Curt Gentry mentions in passing a U.S. Senator "effusive in his praise" of the FBI, who had earlier been a liberal critic, and whose file contained, among other things, the police report of his 1964 arrest in a Greenwich Village homosexual bar. The suggestion is that the FBI blackmailed the Senator to restrain his criticism and become a friend of the FBI.

Curt Gentry, J. Edgar Hoover: The Man and His Secrets (NY: W. W. Norton, 1991), p. 35.

1964, February 5
An FBI memo of February 5, 1964 reports an FBI interview on February 4 with Malcolm Little who advised he was known as Malcolm X:

He stated that the so-called Negro leaders are incompetent to lead the Negroes and stated that BAYARD RUSTIN, who was a leader of the one day school boycott in New York City on February 3, 1964, is nothing but a homosexual. He furnished no other information on either RUSTIN or any other person he considered a Negro leader.

FBI Vault: Malcolm Little (Malcolm X) HQ File 12 of 27, page 99.

1964, October 7: Walter Wilson Jenkins arrested
On October 7, a month before the 1964 presidential election on November 3, District of Columbia Police arrested Walter Wilson Jenkins in a YMCA restroom. He and another man were booked on a disorderly conduct charge.

This entry, and its notes are from Wikipedia, accessed December 2, 2011. White, 367; TIME: "The Jenkins Report," October 30, 1964.

This incident has been described as "perhaps the most famous tearoom arrest in America."

Laud Humphreys, Tearoom Trade: Impersonal Sex in Public Places (Chicago: Aldine Publishing Company, 1974), 19.

Jenkins paid a $50 fine.

Perlstein, 489.

Rumors of the incident circulated for several days and Republican Party operatives helped to promote it to the press.

Dallek, 181.

Some newspapers, including the Chicago Tribune and the Cincinnati Enquirer, refused to run the story.

White, 367.

Journalists quickly learned that Jenkins had been arrested on a similar charge in 1959.

Dallek, 179, 181.

This earlier arrest made it much harder to explain away the later one as the result of overwork or, as one journalist wrote, "combat fatigue."

Perlstein, 490. The journalist was William White.

On October 14, a Washington Star editor called the White House for Jenkins' comment on a story it was preparing. Jenkins turned to White House lawyers Abe Fortas, the President's personal lawyer, and Clark Clifford, who unofficially was filling the role of White House Counsel. They immediately lobbied the editors of Washington's three newspapers not to run the story, which only confirmed its significance.

White, 368. Fortas later emphasized that at the time he did not know the validity of the morals charge against Jenkins. New York Times: "Fortas Asserts Police Need Time to Question Suspects," August 6, 1965.

Within hours Clifford detailed the evidence to the President and press secretary George Reedy, "openly weeping," confirmed the story to reporters.

White 369.

Probably forewarned, Johnson told Fortas that Jenkins needed to resign. Anticipating the charge that Jenkins might have been blackmailed, Johnson immediately ordered an FBI investigation. He knew that J. Edgar Hoover would have to clear the administration of any security problem because the FBI itself would otherwise be at fault for failing to investigate Jenkins properly years before.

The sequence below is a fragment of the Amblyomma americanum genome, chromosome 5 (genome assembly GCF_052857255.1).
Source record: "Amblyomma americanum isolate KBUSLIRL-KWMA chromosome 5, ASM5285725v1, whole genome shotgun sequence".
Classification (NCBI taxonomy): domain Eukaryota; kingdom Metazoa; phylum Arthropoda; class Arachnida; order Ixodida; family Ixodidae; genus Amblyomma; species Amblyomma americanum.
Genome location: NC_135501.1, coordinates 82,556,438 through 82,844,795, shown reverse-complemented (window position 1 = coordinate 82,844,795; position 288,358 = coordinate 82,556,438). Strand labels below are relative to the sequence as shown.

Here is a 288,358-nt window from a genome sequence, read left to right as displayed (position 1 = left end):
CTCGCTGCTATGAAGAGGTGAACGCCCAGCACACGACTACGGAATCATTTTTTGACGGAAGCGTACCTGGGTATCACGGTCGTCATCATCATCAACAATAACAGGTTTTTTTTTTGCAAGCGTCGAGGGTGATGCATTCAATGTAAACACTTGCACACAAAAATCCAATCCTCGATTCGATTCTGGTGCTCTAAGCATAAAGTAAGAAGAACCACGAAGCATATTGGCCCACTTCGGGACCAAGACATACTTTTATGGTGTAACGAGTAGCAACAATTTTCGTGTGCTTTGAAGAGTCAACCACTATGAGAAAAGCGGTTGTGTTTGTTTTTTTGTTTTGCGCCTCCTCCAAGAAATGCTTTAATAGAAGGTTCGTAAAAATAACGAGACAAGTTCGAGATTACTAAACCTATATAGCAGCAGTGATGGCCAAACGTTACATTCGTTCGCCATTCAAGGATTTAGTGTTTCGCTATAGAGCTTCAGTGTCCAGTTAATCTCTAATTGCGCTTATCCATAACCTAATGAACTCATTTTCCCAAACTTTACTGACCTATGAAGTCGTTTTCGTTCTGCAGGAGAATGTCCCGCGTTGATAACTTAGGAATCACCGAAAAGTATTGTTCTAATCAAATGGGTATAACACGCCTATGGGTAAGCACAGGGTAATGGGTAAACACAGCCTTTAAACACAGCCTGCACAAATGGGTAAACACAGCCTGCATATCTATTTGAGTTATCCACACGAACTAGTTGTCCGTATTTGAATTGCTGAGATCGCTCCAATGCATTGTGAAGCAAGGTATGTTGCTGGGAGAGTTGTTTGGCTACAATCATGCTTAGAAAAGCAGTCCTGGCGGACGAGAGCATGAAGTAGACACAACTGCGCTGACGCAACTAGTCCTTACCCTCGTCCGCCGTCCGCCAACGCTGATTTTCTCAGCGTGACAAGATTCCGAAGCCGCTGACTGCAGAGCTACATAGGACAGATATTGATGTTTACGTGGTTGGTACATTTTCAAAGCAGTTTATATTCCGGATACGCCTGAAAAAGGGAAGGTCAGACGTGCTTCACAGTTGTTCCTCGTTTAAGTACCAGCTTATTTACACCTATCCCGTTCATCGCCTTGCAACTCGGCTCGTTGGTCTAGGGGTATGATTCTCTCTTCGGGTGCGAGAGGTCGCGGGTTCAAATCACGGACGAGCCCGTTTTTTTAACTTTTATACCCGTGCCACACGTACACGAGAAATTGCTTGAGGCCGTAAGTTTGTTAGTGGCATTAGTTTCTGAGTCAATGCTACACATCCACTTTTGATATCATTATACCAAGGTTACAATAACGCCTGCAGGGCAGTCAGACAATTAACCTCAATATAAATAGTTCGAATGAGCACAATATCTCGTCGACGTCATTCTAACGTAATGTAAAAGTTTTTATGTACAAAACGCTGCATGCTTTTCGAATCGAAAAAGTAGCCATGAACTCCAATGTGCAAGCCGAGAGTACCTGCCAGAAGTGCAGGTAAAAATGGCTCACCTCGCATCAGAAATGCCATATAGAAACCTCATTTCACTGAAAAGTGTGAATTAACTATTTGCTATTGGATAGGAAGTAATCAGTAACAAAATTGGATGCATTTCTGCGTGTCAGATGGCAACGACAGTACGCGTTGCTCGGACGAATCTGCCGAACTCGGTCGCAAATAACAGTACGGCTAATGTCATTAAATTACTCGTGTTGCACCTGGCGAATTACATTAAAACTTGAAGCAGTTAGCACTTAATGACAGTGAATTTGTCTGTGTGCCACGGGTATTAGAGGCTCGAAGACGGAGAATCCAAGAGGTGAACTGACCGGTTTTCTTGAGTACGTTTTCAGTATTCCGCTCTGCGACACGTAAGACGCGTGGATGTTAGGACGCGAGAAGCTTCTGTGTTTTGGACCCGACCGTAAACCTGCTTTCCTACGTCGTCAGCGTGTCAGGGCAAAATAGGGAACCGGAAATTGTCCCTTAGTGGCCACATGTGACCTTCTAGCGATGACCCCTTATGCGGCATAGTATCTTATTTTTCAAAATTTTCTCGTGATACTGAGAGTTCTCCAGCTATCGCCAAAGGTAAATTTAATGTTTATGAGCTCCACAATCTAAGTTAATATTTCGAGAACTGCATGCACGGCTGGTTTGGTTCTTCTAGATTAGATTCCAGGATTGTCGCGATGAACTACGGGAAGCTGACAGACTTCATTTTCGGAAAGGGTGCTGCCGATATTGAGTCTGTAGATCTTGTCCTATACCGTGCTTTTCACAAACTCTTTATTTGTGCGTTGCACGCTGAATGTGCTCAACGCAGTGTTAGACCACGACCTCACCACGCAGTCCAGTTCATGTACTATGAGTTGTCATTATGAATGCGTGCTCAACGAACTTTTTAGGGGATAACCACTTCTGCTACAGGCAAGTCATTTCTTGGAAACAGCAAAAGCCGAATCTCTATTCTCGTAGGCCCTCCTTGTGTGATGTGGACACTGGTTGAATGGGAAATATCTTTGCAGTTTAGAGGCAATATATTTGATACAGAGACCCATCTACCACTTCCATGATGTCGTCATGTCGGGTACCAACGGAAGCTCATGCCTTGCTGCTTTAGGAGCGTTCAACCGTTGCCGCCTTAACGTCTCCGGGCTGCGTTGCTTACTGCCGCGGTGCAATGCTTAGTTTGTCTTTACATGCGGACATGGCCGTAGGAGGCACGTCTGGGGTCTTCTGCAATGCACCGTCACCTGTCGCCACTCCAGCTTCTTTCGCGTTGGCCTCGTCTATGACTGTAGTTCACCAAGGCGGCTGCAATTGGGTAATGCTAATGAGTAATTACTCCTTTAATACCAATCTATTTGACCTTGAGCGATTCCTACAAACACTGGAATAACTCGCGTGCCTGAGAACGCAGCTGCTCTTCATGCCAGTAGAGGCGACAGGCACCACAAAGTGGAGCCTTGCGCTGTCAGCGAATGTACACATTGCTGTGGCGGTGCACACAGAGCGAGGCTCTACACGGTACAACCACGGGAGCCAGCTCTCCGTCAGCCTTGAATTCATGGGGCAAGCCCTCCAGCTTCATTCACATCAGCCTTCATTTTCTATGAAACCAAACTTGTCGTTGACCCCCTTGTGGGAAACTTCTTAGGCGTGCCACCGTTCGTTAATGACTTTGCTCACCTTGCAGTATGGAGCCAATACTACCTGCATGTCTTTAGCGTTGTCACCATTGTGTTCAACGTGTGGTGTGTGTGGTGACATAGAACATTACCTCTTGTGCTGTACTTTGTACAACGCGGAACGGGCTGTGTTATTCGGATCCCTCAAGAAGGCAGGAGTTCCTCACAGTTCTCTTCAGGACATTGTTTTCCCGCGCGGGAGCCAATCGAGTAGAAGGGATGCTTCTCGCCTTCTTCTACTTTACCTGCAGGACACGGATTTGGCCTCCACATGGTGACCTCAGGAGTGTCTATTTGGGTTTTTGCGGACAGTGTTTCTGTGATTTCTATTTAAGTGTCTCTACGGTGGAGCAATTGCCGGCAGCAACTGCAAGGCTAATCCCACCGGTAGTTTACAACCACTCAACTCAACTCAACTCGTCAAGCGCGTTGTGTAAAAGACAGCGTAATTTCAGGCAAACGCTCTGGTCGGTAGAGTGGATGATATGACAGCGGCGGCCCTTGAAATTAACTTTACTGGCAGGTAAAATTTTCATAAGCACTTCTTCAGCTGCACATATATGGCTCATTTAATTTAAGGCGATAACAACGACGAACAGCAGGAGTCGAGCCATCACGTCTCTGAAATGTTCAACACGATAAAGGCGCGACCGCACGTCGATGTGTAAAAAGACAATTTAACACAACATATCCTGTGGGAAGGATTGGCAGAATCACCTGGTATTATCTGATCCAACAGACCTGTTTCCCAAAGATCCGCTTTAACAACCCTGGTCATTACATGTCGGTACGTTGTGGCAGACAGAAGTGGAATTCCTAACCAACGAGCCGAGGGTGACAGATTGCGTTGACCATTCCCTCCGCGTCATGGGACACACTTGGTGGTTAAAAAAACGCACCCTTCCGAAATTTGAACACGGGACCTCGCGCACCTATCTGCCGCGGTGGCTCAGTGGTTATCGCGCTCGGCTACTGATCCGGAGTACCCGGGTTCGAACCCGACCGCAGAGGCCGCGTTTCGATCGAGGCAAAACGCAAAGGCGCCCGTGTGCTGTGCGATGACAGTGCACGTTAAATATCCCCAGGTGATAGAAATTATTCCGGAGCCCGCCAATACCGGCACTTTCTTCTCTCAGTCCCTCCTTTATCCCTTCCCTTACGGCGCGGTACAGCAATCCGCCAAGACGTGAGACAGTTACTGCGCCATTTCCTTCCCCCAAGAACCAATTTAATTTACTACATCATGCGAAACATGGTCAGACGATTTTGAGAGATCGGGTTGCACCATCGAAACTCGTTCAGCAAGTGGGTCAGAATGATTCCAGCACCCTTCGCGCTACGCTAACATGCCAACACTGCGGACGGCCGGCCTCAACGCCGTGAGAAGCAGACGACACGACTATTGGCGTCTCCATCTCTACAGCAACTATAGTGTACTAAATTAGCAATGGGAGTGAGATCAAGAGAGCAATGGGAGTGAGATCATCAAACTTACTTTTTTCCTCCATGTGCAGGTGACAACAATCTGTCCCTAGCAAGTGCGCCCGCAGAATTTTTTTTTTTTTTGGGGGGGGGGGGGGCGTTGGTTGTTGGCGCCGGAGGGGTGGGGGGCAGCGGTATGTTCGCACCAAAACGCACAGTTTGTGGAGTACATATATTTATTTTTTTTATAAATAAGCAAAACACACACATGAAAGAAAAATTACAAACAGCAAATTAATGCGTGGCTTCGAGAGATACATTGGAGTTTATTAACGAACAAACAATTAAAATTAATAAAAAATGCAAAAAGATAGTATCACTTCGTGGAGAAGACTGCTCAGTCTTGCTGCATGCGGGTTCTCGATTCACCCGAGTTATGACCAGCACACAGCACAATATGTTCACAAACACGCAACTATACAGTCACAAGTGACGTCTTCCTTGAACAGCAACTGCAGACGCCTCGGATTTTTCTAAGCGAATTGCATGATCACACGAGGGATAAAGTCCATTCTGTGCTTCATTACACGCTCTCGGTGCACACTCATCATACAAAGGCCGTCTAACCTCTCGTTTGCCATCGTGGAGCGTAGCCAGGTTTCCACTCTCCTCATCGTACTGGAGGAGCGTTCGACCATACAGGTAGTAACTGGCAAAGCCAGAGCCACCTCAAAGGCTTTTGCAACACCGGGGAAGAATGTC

Perlstein, 491.

Hoover reported on October 22 that security had not been compromised.

Evans and Novak, 480. White, 369-70.

Johnson later said: "I couldn't have been more shocked about Walter Jenkins if I'd heard that Lady Bird had tried to kill the Pope."

White, 367.

Johnson also fed conspiracy theories that Jenkins had been framed. He claimed that before his arrest Jenkins had attended a cocktail party where the waiters came from the Republican National Committee, though the party was hosted by Newsweek to celebrate the opening of its new offices.

White, 367. Dallek evaluates various claims that Jenkins was set up and dismisses them. Dallek, 180-1

The Star printed the story and UPI transmitted its version on October 14, and Jenkins resigned the same day.

J. Edgar Hoover visited Jenkins in the hospital and sent him flowers.

Ben A. Franklin. "Hoover Asailed on Jenkins Case: Admirers' Criticism Centers on Bouquet From FBI "The New York Times, October 28, 1964, page 34. Research request: full cites for all references above?

1964, November 1-2
Just before Election Day on November 3, rumors circulated that the GOP would reveal that a member of the cabinet was a closeted homosexual. On a recorded telephone call with the Lyndon Baines Johnson, FBI director J. Edgar Hoover assured LBJ that the rumors were groundless.

President Johnson: No, I read that. What they said was that—they raised the question of the way he [an unidentified cabinet aide] combed his hair, or the way he did something else, but they had no act of his, or he had done nothing—

J. Edgar Hoover: No. It was just the suspicion that his mannerisms and so forth were such that they were suspicious.

President Johnson: Yeah. He [Jenkins] worked for me for four or five years, but he wasn’t even suspicious to me.

But I guess you’re going to have to teach me something about this stuff!

Hoover: Well, you know, I often wonder what the next crisis is going to be. [Pause.]